Peter Jesserer Smith is a staff reporter for the National Catholic Register. He covered Pope Francis’s historic visit to the United States in 2015, and to Jerusalem and the Holy Land in 2014. He has reported on the Syrian and Iraqi refugee crisis, including from Jordan and Lebanon on an Egan Fellowship from Catholic Relief Services. Before coming on board the Register in 2013, he was a freelance writer, reporting for Catholic media outlets as the Register and Our Sunday Visitor. He is a graduate of the National Journalism Center and earned a B.A. in Philosophy at Christendom College, where he co-founded the student newspaper, The Rambler, and served as its editor. He comes originally from the Finger Lakes region of New York State.
Reports of Pope Francis getting a Facebook profile anytime “soon” have been greatly exaggerated. The Register has confirmed with a senior Vatican official that the Vatican’s social communications team has no immediate plans to bring the Pope to the world’s largest social media site, although it’s not outside the realm of possibility for the distant future.
A Vatican Insider report from the Italian daily La Stampa stoked excitement that Pope Francis would “soon” have his own official Facebook page. The report claimed that a Curia source told Vatican Insider that the plans for the papal Facebook were in the “final stages” with just some “some final technical aspects” that needed to be resolved before the page was made “visible to the public.” It said the “Vatican’s tech experts are working on the page,” and were busy trying to find ways to prevent people from posting “offensive or inappropriate messages.”
However, the Register contacted a senior Vatican official on the Pope’s communications team, who said the Vatican Insider report is not accurate.
“I’m certainly not aware of any attempt to launch a Facebook page for Pope Francis at the moment,” he said. “It’s a matter we’ve given consideration, but certainly there are no plans to do it in the immediate future.”
The Holy Father already has a presence on social media in 9 languages (including Latin) with more than 12 million followers on Twitter. Re-tweets of the Pope Francis’ 140 characters-or-fewer messages reach an estimated 60 million people all over the globe. Pope Benedict XVI, a vocal advocate of the Church being on the front lines of social media, established the papal Twitter @Pontifex on Dec. 12, 2012. At the time of his abdication (11 weeks later) Benedict left the papal twitter with 3 million followers, having sent 39 tweets. In nearly one year as Pope, Francis has sent out 275 tweets (in English), building on his predecessor’s proven success in preaching the Gospel in the digital age.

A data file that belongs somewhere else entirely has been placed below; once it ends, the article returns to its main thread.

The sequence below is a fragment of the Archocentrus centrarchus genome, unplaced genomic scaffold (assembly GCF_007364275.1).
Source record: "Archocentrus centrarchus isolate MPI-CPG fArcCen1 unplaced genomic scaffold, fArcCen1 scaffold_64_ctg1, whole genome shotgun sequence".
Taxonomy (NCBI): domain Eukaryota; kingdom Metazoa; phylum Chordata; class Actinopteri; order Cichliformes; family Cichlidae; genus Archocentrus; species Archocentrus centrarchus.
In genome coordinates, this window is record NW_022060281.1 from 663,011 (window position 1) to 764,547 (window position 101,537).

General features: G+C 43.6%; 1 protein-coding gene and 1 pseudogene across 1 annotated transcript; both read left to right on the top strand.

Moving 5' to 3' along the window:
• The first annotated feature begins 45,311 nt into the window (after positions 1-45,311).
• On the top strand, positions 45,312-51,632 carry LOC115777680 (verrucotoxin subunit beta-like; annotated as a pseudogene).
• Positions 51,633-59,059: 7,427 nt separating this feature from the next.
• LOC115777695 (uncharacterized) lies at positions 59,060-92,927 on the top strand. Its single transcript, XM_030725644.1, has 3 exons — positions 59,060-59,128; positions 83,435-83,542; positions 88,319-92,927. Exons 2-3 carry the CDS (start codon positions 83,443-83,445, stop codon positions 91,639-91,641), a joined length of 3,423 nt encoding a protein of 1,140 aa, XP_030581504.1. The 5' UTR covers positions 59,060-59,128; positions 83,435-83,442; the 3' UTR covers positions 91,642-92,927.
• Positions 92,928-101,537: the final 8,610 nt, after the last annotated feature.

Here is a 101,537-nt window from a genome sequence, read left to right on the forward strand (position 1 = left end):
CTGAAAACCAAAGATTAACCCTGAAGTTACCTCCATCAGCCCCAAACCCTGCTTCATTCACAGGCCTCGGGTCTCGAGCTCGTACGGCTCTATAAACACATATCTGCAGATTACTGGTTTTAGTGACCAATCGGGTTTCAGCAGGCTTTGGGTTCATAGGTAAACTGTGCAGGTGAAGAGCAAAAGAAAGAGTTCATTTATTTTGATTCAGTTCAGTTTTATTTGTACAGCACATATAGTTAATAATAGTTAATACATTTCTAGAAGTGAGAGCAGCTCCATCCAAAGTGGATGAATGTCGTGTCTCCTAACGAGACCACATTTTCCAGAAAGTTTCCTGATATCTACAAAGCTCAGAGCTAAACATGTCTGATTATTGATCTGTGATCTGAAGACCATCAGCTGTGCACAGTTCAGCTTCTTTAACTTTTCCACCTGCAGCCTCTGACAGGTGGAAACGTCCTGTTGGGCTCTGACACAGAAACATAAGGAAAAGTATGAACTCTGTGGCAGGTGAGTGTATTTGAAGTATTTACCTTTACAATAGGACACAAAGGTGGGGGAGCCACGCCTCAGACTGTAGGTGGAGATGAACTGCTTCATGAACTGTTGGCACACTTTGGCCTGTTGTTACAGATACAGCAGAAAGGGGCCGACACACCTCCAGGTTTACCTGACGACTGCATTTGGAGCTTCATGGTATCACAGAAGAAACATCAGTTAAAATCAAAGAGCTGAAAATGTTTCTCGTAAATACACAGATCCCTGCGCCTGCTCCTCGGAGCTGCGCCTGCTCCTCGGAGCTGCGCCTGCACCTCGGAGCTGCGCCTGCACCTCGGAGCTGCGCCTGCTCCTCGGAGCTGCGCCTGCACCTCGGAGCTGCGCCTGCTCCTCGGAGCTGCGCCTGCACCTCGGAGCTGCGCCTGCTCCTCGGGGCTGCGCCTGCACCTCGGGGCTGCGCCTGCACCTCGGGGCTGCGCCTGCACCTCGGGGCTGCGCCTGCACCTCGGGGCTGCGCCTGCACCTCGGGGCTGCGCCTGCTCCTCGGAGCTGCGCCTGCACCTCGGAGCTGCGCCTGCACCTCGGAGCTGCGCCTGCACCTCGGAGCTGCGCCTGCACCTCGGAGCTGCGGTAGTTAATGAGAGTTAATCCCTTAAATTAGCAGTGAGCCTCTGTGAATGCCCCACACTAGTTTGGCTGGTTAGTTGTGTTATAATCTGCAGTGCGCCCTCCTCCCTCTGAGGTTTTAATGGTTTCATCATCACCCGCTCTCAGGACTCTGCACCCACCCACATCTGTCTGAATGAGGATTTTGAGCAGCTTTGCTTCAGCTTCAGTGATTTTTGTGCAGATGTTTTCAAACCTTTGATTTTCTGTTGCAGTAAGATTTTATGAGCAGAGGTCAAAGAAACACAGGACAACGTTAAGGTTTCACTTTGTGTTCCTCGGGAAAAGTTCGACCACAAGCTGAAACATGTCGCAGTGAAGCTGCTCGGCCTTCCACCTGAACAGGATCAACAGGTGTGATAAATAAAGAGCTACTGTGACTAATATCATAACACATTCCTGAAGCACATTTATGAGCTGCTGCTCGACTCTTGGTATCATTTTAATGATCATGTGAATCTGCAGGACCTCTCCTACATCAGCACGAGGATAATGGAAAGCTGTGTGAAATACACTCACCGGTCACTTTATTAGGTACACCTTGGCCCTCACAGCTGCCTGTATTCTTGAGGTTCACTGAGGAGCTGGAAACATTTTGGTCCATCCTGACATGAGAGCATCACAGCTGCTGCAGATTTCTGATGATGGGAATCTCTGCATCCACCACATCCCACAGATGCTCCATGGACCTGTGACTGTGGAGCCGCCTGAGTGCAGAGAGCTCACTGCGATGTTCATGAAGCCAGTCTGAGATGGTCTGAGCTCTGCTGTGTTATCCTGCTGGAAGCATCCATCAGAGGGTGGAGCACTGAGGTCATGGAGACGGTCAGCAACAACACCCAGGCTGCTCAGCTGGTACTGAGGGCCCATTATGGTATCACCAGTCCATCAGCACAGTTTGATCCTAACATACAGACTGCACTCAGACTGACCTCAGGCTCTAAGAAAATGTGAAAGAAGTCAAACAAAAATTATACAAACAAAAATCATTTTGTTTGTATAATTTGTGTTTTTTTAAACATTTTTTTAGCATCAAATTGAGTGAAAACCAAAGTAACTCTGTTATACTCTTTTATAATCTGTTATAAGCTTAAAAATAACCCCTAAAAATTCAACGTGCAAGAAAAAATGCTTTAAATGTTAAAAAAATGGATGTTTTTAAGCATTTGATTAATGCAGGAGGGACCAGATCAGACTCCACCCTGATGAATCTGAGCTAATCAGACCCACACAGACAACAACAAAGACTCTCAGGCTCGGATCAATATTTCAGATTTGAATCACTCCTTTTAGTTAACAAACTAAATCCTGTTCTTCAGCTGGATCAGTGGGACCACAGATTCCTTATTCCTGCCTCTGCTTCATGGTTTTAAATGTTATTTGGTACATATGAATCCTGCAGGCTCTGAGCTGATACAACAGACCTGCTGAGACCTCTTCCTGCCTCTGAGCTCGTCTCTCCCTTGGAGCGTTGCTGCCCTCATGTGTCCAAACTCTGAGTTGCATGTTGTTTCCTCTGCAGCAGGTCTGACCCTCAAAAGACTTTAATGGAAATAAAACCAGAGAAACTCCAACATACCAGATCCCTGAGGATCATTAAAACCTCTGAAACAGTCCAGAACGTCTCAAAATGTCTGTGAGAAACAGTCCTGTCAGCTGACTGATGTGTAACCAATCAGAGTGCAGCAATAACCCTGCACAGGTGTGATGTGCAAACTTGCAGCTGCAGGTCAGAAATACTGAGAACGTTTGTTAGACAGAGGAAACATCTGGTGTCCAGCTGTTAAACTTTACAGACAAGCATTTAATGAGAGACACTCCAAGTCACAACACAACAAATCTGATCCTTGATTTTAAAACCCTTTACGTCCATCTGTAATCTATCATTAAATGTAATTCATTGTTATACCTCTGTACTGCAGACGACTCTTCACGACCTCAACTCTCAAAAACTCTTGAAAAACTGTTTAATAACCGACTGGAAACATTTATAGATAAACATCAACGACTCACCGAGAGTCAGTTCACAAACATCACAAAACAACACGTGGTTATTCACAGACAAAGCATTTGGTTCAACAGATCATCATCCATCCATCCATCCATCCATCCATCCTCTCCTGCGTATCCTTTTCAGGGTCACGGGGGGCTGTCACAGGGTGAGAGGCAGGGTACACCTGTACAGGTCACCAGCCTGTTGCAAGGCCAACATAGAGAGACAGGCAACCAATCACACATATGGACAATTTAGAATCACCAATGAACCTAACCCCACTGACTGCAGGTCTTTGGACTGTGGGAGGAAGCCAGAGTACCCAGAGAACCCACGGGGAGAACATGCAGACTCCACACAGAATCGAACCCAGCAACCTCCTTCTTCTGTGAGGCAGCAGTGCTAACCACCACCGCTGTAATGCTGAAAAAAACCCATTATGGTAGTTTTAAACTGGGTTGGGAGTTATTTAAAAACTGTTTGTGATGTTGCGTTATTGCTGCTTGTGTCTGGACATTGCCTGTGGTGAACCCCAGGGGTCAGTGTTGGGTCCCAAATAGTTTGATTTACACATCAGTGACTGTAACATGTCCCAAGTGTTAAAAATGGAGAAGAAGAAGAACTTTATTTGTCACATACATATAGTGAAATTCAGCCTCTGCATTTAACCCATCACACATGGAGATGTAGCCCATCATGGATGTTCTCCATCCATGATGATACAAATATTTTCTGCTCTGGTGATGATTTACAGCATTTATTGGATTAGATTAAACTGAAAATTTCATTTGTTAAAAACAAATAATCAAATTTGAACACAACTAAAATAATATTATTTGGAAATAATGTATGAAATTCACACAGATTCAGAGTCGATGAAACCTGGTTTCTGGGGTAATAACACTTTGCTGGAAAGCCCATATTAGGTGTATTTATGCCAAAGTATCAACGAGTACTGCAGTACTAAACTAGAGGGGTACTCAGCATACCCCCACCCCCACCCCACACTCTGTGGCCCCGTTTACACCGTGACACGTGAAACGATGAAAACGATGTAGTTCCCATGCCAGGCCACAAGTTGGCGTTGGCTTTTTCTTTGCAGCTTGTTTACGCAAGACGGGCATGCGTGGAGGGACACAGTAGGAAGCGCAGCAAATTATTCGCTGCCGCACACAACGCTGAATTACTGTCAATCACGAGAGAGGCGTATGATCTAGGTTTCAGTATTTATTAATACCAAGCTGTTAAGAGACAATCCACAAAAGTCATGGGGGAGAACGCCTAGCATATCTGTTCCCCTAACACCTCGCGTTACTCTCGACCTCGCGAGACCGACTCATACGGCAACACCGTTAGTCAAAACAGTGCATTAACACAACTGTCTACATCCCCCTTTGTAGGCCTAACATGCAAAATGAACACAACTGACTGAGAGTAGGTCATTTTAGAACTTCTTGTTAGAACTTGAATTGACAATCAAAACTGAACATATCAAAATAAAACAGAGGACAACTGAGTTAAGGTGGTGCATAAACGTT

Having an official Facebook profile could put the Pope in direct contact with Facebook’s more than 1.2 billion users. Excluding those with fake profiles, a sizeable audience of the world’s 7 billion population is part of the social media giant.
The senior Vatican communications official (who asked that he remain unnamed) said his team may develop a Facebook profile for the Pope sometime down the road in the future, but those plans are still a long ways off from ever being realized. Presently “there are a lot of issues that need to be resolved” first, and even so, the Vatican’s communications team would have to conduct a test-run to preview how an official page could work for the Holy Father before anything went operational.
He also pointed out that there’s plenty of confusion out there on Facebook with multiple unofficial profiles of Pope Francis that would have to be resolved. At least two unofficial Pope Francis Facebook pages have more than a million fans split between them, and a third has more than 250,000 fans alone.
“It’s not excluded” from the realm of possibility, the Vatican official said. “There are just no immediate plans for making it operative.”
He added, “If and when the Vatican decides to do it, we’ll have to make sure people know which [profile] is the real one.”